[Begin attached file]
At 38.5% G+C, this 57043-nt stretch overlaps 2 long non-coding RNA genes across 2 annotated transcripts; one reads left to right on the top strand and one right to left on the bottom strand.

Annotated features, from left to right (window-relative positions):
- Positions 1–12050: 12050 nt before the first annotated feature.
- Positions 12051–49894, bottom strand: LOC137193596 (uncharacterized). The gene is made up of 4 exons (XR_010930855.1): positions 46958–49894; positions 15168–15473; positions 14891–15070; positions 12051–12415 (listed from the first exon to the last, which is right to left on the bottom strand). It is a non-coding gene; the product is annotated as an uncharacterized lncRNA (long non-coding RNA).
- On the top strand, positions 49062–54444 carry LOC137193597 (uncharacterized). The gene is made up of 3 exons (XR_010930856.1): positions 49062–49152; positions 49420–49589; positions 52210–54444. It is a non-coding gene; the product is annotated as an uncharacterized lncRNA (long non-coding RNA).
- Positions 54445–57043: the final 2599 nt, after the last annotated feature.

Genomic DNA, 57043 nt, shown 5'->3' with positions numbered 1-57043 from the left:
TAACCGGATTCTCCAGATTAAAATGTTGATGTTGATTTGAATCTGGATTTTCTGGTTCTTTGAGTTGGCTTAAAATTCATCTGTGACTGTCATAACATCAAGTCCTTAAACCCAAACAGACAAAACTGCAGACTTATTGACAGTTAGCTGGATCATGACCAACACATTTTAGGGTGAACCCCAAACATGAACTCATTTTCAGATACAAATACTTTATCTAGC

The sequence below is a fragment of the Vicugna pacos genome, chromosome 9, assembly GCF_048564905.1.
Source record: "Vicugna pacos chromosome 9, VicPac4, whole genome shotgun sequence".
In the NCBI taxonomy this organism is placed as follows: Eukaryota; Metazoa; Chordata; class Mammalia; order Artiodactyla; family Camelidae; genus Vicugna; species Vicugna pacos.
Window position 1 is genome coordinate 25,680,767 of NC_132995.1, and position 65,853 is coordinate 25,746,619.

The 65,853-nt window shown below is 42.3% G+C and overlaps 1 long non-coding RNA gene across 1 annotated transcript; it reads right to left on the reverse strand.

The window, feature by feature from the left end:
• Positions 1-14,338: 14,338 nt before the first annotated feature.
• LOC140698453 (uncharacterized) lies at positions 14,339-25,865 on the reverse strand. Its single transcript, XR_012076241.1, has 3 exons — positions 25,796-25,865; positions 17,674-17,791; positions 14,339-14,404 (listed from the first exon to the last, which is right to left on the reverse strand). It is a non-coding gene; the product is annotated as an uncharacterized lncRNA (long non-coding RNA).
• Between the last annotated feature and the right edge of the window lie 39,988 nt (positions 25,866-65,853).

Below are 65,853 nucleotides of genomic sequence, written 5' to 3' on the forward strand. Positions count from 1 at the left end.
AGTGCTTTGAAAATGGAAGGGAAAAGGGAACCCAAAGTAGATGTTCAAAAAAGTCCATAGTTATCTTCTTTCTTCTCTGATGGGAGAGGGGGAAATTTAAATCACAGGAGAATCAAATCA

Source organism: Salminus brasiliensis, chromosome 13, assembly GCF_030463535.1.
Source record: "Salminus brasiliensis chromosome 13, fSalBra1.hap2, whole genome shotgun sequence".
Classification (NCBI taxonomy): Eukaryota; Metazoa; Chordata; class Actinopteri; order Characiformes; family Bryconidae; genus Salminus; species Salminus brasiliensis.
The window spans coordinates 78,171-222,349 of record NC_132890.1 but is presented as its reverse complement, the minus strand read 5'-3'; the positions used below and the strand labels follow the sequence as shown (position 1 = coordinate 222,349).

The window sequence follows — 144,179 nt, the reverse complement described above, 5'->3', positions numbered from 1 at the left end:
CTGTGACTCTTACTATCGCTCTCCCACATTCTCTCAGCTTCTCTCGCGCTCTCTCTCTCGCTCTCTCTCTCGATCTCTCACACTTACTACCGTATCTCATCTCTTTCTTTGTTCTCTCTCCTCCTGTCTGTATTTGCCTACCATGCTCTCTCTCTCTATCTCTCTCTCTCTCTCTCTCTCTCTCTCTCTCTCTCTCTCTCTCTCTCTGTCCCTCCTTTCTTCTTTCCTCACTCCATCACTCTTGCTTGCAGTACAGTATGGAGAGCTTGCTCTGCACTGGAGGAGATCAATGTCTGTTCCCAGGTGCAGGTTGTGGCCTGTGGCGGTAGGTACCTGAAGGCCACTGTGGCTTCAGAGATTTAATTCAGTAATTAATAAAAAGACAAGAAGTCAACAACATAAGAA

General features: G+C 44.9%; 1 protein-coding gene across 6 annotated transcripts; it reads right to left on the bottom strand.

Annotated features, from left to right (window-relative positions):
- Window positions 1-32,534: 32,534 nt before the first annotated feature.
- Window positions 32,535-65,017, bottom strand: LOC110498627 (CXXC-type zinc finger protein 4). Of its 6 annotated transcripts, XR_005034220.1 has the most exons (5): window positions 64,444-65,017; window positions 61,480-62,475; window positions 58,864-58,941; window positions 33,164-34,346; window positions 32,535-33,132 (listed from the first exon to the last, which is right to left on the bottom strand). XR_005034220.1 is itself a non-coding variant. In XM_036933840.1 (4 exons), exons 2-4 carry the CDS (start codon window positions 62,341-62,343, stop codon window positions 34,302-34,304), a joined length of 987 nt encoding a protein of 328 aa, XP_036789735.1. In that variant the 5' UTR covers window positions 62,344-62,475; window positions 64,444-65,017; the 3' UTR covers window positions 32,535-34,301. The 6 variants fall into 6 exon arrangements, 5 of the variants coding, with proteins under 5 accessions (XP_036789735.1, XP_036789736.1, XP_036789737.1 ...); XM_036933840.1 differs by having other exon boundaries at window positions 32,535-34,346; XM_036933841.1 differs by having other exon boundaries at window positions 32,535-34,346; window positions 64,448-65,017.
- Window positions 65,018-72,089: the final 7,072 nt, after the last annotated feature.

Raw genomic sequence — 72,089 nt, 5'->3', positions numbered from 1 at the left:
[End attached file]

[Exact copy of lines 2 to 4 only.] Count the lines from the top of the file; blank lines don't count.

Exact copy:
Annotated features, from left to right (window-relative positions):
- Positions 1–12050: 12050 nt before the first annotated feature.
- Positions 12051–49894, bottom strand: LOC137193596 (uncharacterized). The gene is made up of 4 exons (XR_010930855.1): positions 46958–49894; positions 15168–15473; positions 14891–15070; positions 12051–12415 (listed from the first exon to the last, which is right to left on the bottom strand). It is a non-coding gene; the product is annotated as an uncharacterized lncRNA (long non-coding RNA).